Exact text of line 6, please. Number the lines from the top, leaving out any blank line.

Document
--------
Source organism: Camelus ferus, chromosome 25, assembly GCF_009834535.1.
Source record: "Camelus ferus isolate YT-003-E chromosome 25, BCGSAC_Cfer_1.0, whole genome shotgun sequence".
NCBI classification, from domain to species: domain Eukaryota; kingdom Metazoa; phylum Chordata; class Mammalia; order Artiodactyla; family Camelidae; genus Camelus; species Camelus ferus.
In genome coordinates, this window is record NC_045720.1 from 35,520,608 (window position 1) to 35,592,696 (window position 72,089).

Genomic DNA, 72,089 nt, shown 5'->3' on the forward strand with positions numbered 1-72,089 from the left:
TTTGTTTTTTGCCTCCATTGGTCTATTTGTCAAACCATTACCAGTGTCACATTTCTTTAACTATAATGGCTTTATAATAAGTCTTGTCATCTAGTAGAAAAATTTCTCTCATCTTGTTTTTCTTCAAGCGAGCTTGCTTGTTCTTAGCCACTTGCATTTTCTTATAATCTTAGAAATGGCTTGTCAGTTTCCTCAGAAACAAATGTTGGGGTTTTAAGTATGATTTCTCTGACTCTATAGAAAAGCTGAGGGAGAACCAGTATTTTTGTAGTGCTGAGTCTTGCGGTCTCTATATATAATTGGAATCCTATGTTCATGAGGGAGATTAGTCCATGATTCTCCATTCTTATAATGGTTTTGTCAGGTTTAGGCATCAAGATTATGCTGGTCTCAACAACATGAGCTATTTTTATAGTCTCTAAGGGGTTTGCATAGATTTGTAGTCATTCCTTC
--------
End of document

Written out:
TTTGTTTTTTGCCTCCATTGGTCTATTTGTCAAACCATTACCAGTGTCACATTTCTTTAACTATAATGGCTTTATAATAAGTCTTGTCATCTAGTAGAAAAATTTCTCTCATCTTGTTTTTCTTCAAGCGAGCTTGCTTGTTCTTAGCCACTTGCATTTTCTTATAATCTTAGAAATGGCTTGTCAGTTTCCTCAGAAACAAATGTTGGGGTTTTAAGTATGATTTCTCTGACTCTATAGAAAAGCTGAGGGAGAACCAGTATTTTTGTAGTGCTGAGTCTTGCGGTCTCTATATATAATTGGAATCCTATGTTCATGAGGGAGATTAGTCCATGATTCTCCATTCTTATAATGGTTTTGTCAGGTTTAGGCATCAAGATTATGCTGGTCTCAACAACATGAGCTATTTTTATAGTCTCTAAGGGGTTTGCATAGATTTGTAGTCATTCCTTC